Regulatory oversight

While finding new sources of capital has been instrumental in helping revive the Cyprus economy, there have been the well-chronicled issues with money laundering, and my aim was to build and apply a risk-based supervision philosophy to eliminate incidents of inappropriate behaviour and AML infringement.

Since 2015, CySEC has ensured employees in key positions are certified and continuously educated on regulatory issues. I believe that this has increased the level of professionalism in the sector, and boosted market confidence and market efficiency. In 2020, these requirements were extended to cover AML compliance officers, and by the end of the year, new exams will be in place for the financial information providers of regulated entities.

Regulators are often seen as purely guardians and supervisors of the securities market. However, from the beginning of my tenure, one of my aims was to support new financial technology, services and products, particularly those that can help finance the real economy’s growth and demonstrate real commitment to investor protection, though good governance. To achieve this, CySEC established an innovation hub in 2018 to explore the growth and uses of fintech and regtech. Currently, we are looking into the possibility of transforming the innovation hub into a regulatory sandbox under CySEC’s supervision.

Much of our success has been based on close co-operation and exchange of assistance with other national regulators and authorities in today’s globalised and highly interlinked financial markets. To this end, CySEC has worked closely with the European Securities and Markets Authority and the International Organisation of Securities Commissions, and has been instrumental in working in conjunction with the UK Financial Conduct Authority to ensure a smooth post-Brexit transition period with a temporary licensing regime. Currently, there are more than 50 UK firms providing services to Cyprus investment firms.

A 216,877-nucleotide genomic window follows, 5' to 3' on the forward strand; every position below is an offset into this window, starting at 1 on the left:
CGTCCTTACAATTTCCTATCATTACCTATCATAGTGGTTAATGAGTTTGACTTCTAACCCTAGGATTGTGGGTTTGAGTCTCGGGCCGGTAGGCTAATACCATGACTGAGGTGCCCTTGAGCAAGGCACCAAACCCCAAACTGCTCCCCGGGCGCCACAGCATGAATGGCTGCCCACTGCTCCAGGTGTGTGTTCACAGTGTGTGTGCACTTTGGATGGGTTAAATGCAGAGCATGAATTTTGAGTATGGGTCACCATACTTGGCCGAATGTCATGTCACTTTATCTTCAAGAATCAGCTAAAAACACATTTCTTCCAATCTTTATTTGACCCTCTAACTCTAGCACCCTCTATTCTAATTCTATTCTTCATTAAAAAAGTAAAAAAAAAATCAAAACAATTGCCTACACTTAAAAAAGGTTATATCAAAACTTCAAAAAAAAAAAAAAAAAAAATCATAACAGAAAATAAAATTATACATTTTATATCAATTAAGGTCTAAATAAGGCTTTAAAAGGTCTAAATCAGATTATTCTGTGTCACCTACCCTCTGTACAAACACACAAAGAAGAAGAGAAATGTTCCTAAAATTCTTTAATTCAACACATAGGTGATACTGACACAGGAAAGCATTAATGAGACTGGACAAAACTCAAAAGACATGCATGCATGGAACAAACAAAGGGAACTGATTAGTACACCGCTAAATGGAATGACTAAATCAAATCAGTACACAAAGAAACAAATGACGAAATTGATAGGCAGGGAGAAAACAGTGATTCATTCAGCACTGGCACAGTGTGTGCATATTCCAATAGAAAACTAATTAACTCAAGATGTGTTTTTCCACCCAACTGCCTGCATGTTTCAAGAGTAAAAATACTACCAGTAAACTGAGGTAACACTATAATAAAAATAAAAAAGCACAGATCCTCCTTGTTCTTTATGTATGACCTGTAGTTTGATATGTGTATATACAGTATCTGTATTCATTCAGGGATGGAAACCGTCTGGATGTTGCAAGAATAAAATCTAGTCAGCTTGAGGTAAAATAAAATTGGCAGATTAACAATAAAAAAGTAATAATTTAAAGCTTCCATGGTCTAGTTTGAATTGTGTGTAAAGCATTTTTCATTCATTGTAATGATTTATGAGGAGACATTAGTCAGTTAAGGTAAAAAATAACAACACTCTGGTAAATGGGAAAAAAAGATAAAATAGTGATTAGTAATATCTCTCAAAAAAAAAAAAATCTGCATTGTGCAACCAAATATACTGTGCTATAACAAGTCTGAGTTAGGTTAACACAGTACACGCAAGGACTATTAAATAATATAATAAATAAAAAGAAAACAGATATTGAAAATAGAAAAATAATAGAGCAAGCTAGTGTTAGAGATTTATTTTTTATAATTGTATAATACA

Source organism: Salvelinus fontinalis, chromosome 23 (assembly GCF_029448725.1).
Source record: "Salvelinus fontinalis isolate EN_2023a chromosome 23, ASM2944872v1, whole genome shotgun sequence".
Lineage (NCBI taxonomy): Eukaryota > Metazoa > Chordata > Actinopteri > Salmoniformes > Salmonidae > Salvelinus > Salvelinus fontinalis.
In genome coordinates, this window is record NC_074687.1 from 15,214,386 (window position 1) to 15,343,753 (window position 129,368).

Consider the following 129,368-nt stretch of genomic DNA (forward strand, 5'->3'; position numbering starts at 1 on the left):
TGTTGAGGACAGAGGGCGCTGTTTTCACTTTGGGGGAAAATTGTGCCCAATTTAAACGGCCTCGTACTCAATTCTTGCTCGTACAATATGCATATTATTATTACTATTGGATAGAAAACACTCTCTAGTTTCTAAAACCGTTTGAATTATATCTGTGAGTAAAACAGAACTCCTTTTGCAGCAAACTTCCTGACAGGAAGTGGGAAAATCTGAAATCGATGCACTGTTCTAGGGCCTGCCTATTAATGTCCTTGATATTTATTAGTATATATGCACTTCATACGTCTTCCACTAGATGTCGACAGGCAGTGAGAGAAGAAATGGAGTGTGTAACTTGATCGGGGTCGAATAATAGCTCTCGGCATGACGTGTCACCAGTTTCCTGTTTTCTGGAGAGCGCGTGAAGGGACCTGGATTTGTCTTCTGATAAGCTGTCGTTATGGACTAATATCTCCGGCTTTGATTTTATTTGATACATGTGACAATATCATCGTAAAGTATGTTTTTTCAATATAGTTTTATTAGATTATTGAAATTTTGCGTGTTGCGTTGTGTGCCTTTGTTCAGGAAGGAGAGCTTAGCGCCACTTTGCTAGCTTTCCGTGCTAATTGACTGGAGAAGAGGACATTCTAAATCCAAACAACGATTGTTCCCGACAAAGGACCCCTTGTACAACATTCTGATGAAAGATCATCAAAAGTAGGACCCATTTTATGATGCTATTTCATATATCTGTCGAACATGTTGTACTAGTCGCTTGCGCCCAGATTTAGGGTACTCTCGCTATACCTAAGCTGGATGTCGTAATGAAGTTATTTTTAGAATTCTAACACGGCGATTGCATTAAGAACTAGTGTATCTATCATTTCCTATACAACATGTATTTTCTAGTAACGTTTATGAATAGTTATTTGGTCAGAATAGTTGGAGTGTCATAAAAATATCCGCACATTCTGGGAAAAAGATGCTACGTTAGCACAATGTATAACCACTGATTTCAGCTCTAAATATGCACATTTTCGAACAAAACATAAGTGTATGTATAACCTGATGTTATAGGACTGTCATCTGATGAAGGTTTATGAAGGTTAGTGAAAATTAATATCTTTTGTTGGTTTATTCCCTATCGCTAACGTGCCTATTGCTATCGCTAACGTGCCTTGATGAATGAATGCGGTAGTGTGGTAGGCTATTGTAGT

Capital market strength

I have always seen CySEC’s role as more than that of purely a domestic regulator, and the development and progress of the capital market in Cyprus has always been an important goal of CySEC. This has been underlined by the growth of investment services sector. The submission of applications from Cyprus and abroad has continued unabated, despite the difficult international financial environment and the challenges faced by the Cypriot economy in recent years.

I believe that capital markets can and should have an important role in supporting the policy objectives of the European Green Deal, as well as the EU’s international commitments on sustainability objectives. In Cyprus, although we have yet to see a large-scale shift towards responsible investments, we have already registered some alternative funds with an investment policy focusing on environmental, social and governance factors.

In this 10-year journey, Ι have had many significant challenges to face, against a backdrop of economic crisis and the current pandemic. As CySEC marks its 25th anniversary, and as a regulator we have grown rapidly in terms of resources and expertise. We have demonstrated a national regulator’s key role in the provision of sources of capital, as well as ensuring investor protection. Capital markets play a significant role in economic recovery and alternatives to bank financing. As a result, the completion of the Capital Markets Union is becoming increasingly imperative, as it will give increased impetus for wider co-operation across the EU.

Demetra Kalogerou is chairwoman of the Cyprus Securities and Exchange Commission.